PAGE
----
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Published November 30th, 2016
Roundabout, New Lights will Aid in Fixing Traffic Woes
The intersection at Olympic and Reliez Station Road. Photo P. Fisher

A hot topic in Lamorinda is the "new" traffic control measure currently being studied or installed in Moraga and Lafayette: roundabouts
In Lafayette, the roundabout at the intersection of Pleasant Hill Road and Olympic Boulevard in Lafayette is nearly complete, bringing this new traffic calming measure to the city.
New, that is, to Lafayette.
Many people claim roundabouts have proved a successful solution to traffic all over the world for many years, but it might take Lamorinda residents a while to get used to driving through their very first roundabout.
As the roundabout gets closer to completion, residents are now using it and for the most part, it seems to be handling the volume of traffic. City Engineer Tony Coe says that it is going very well. He said that more education is probably needed to get people using it correctly and says that all the cones - still necessary until construction is over - are very distracting visually as you approach. He says there will be further signage as the roundabout is completed.
In fact the city has put together an informational brochure with tips on how to navigate the intersection in a safe and orderly fashion. Hard copy brochures are readily available in the city office lobby (3675 Mt Diablo Blvd., #210) and also at the Lafayette Library, Acalanes High School and the Community Center.
Lafayette Resident John Travale would like to see the city go further. "I would highly recommend the use of multiple traffic officers with whistles keeping the flow moving through the circle." He says he has driven on roundabouts in Europe that were quite effective. "The difference: (They're) much larger."
Ali Bodden, a recent Lafayette resident, agrees. "Roundabouts work so well in Europe." She says that drivers are used to them, yield where they should, and that the flow of traffic is generally far, far better. "I think introducing local traffic to such a tiny roundabout was a terrible idea - drivers panic and slow down IN the roundabout, causing everyone to come to a stop."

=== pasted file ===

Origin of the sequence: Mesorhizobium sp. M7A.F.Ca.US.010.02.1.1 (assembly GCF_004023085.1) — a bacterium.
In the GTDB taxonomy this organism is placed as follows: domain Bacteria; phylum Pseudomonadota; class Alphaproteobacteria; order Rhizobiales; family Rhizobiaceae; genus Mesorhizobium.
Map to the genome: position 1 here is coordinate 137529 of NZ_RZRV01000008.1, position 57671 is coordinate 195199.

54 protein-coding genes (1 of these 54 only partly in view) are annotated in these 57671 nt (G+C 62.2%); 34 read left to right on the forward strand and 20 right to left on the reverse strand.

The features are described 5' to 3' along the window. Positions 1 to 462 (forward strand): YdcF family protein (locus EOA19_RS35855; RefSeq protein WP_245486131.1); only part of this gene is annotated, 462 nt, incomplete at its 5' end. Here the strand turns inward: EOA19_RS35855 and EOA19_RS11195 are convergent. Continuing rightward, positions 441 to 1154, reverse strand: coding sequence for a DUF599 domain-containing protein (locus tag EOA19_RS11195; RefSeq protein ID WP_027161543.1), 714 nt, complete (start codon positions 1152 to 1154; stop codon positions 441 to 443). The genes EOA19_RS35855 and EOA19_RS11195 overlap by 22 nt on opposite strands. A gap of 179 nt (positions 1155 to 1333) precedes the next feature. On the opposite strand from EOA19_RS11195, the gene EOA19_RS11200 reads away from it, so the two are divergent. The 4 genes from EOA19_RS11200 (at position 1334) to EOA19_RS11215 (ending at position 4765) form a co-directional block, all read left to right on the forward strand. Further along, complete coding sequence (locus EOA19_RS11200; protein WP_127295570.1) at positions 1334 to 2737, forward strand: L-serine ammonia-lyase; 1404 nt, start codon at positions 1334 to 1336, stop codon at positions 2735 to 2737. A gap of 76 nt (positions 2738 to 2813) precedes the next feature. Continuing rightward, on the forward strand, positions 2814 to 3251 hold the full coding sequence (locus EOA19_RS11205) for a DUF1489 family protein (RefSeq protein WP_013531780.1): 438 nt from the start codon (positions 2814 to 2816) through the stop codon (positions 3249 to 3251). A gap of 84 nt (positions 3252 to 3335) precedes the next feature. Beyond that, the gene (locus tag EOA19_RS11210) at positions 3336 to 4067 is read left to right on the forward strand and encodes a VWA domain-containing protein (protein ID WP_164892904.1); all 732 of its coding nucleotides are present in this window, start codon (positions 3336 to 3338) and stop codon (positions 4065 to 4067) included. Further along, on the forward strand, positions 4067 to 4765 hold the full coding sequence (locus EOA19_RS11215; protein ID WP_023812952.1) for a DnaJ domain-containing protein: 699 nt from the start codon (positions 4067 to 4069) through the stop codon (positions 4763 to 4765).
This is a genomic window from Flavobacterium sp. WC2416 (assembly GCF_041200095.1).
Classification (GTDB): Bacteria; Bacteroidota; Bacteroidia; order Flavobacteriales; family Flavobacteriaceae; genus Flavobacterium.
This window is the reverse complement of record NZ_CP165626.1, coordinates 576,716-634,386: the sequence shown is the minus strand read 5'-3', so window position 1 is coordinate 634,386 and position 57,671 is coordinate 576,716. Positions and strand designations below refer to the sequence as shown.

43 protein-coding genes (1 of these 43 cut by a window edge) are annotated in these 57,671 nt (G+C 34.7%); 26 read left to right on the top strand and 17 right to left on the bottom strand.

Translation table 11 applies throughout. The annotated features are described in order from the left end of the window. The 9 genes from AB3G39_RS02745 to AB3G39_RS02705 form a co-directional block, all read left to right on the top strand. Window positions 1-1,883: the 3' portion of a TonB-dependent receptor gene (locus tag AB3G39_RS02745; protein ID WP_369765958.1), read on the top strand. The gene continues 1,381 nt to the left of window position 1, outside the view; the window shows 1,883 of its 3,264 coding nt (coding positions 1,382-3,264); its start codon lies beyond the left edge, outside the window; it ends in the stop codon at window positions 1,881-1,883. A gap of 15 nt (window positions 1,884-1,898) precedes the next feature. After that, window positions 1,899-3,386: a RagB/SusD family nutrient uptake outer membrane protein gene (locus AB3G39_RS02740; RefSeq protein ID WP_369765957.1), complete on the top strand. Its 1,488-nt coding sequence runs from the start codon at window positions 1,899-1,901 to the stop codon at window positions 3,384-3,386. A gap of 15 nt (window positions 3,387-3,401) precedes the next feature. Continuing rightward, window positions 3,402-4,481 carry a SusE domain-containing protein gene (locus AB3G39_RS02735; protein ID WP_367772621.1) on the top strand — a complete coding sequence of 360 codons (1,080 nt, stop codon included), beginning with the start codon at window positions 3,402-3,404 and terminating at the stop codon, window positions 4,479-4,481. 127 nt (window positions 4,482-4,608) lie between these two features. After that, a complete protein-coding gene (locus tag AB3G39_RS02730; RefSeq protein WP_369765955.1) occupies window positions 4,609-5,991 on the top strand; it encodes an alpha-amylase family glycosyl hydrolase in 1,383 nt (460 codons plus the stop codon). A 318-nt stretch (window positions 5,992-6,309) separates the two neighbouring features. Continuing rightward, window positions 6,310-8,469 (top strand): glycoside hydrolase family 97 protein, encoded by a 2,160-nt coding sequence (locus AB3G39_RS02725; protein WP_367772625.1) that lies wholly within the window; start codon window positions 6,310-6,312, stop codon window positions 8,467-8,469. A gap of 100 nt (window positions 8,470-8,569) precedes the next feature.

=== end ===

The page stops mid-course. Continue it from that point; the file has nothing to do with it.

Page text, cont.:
Furthermore, Lafayette resident Linda Murphy says, "Although the roundabout has improved the delay at Pleasant Hill Road and Olympic, a big part of that might be simply that so many motorists are avoiding that intersection and instead are using smaller side streets designed for local residents to exit their subdivision. These smaller streets are not equipped to handle the volume of cars, causing backups on these small side streets."
Coe recognized that traffic along Reliez Station Road also backs up and says that the two sets of traffic lights which will be installed over the next few months will help remedy this.

Green Light for Traffic Lights
As part of the Olympic Boulevard and Reliez Station Road Corridor improvements, the reality of those two new traffic lights came closer at the Nov. 14 city council meeting.
The council unanimously gave authorization to issue a change order to Bay City Paving and Grading in the amount of $699,500 to install two traffic signals on Reliez Station Road - a saving to the city of $42,000 on the original bid.
The first set of lights will be at the top of the hill on Reliez Station Road by the intersection with Las Trampas Road, an area that traditionally sees very heavy traffic during the rush hours. There will be a second light at the bottom of the hill controlling traffic at the intersection of Olympic Boulevard and Reliez Station Road.
Andreason Drive Homeowners Association President Aaron Rosenberg spoke in favor of both sets of lights and pointed out that, with deference to his neighbors at the top of the hill, the Las Trampas light addresses safety concerns and should be done first, while the light at the foot of the hill is more an issue of efficiency. Coe replied that both lights will be worked on concurrently and that both lights will be up and operating by April, weather permitting.
The lights at Las Trampas will be timed to stay green for Reliez Station Road traffic, until triggered by vehicles from the side streets to turn red. However, Coe said that the timing could be tweaked as necessary to ensure optimal traffic flow.
The council also decided unanimously to retain the crosswalk across the east leg of Olympic Boulevard when the traffic lights are installed at that intersection.
Rosenberg, who is very much in favor of the eastern pedestrian crossing, made the point that residents from Andreasen Drive currently have to cross to take their children to the school bus stop on the north side of Reliez Station Road, beyond the trail head parking lot.
In a previous discussion Mayor Mark Mitchell had questioned the need and efficiency of the proposed crosswalk, questioning the demand for such a crossing and pointing out that it would mean pedestrians crossing twice, slowing traffic still further. However, noting the pedestrian and bike only phase of the lights which allows movements in all directions to occur simultaneously under signal protection (know as "scramble" phase), Mitchell said he could support keeping the crosswalk.
Vice mayor Mike Anderson said that it is currently a very dangerous intersection and agreed that many drivers roll right through the stop sign. He said that scramble lights, which are to be found all over the Bay Area, will enable people to go in all directions and seem to work well.

A rendering of the Pleasant Hill Road roundabout. Image provided

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